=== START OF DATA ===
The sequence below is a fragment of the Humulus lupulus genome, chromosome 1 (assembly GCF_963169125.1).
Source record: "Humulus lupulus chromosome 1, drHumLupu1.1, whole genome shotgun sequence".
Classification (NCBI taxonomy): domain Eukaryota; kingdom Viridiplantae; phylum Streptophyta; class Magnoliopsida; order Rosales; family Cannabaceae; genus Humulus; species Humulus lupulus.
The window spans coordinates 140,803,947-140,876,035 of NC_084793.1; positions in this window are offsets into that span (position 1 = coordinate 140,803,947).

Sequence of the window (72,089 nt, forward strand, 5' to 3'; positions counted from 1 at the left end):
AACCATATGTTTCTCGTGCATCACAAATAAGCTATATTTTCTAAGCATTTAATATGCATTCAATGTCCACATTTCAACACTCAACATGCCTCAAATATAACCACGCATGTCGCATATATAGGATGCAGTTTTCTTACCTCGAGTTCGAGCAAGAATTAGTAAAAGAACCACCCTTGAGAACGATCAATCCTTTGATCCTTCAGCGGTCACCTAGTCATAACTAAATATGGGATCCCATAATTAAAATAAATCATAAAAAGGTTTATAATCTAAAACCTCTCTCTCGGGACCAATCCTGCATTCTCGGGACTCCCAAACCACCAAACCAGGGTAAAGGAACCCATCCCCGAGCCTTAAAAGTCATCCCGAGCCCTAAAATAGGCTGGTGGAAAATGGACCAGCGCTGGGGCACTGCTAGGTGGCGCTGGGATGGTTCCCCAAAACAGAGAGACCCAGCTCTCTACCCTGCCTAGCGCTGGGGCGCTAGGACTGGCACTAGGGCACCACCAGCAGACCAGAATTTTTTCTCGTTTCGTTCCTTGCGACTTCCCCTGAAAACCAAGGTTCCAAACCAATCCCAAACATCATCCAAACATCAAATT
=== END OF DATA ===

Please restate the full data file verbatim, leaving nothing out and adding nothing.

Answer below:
The sequence below is a fragment of the Humulus lupulus genome, chromosome 1 (assembly GCF_963169125.1).
Source record: "Humulus lupulus chromosome 1, drHumLupu1.1, whole genome shotgun sequence".
Classification (NCBI taxonomy): domain Eukaryota; kingdom Viridiplantae; phylum Streptophyta; class Magnoliopsida; order Rosales; family Cannabaceae; genus Humulus; species Humulus lupulus.
The window spans coordinates 140,803,947-140,876,035 of NC_084793.1; positions in this window are offsets into that span (position 1 = coordinate 140,803,947).

Sequence of the window (72,089 nt, forward strand, 5' to 3'; positions counted from 1 at the left end):
AACCATATGTTTCTCGTGCATCACAAATAAGCTATATTTTCTAAGCATTTAATATGCATTCAATGTCCACATTTCAACACTCAACATGCCTCAAATATAACCACGCATGTCGCATATATAGGATGCAGTTTTCTTACCTCGAGTTCGAGCAAGAATTAGTAAAAGAACCACCCTTGAGAACGATCAATCCTTTGATCCTTCAGCGGTCACCTAGTCATAACTAAATATGGGATCCCATAATTAAAATAAATCATAAAAAGGTTTATAATCTAAAACCTCTCTCTCGGGACCAATCCTGCATTCTCGGGACTCCCAAACCACCAAACCAGGGTAAAGGAACCCATCCCCGAGCCTTAAAAGTCATCCCGAGCCCTAAAATAGGCTGGTGGAAAATGGACCAGCGCTGGGGCACTGCTAGGTGGCGCTGGGATGGTTCCCCAAAACAGAGAGACCCAGCTCTCTACCCTGCCTAGCGCTGGGGCGCTAGGACTGGCACTAGGGCACCACCAGCAGACCAGAATTTTTTCTCGTTTCGTTCCTTGCGACTTCCCCTGAAAACCAAGGTTCCAAACCAATCCCAAACATCATCCAAACATCAAATT